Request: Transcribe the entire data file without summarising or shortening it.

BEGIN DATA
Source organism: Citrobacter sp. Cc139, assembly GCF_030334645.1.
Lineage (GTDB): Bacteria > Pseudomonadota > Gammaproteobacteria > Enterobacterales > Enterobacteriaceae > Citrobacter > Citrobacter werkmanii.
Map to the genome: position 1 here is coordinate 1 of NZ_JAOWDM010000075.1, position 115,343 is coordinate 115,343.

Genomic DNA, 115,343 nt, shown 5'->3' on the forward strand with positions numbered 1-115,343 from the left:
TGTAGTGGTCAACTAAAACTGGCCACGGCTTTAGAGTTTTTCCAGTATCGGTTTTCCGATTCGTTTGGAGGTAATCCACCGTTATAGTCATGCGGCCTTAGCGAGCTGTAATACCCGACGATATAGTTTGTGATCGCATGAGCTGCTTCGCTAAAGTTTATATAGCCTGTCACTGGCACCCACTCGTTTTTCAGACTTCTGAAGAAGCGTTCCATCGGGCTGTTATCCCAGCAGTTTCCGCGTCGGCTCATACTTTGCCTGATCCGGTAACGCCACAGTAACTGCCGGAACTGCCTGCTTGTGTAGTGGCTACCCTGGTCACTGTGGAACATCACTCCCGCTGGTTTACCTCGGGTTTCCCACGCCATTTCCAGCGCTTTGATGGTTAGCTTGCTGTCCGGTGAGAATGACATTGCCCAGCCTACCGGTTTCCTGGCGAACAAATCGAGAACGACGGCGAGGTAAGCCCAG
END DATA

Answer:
Source organism: Citrobacter sp. Cc139, assembly GCF_030334645.1.
Lineage (GTDB): Bacteria > Pseudomonadota > Gammaproteobacteria > Enterobacterales > Enterobacteriaceae > Citrobacter > Citrobacter werkmanii.
Map to the genome: position 1 here is coordinate 1 of NZ_JAOWDM010000075.1, position 115,343 is coordinate 115,343.

Genomic DNA, 115,343 nt, shown 5'->3' on the forward strand with positions numbered 1-115,343 from the left:
TGTAGTGGTCAACTAAAACTGGCCACGGCTTTAGAGTTTTTCCAGTATCGGTTTTCCGATTCGTTTGGAGGTAATCCACCGTTATAGTCATGCGGCCTTAGCGAGCTGTAATACCCGACGATATAGTTTGTGATCGCATGAGCTGCTTCGCTAAAGTTTATATAGCCTGTCACTGGCACCCACTCGTTTTTCAGACTTCTGAAGAAGCGTTCCATCGGGCTGTTATCCCAGCAGTTTCCGCGTCGGCTCATACTTTGCCTGATCCGGTAACGCCACAGTAACTGCCGGAACTGCCTGCTTGTGTAGTGGCTACCCTGGTCACTGTGGAACATCACTCCCGCTGGTTTACCTCGGGTTTCCCACGCCATTTCCAGCGCTTTGATGGTTAGCTTGCTGTCCGGTGAGAATGACATTGCCCAGCCTACCGGTTTCCTGGCGAACAAATCGAGAACGACGGCGAGGTAAGCCCAG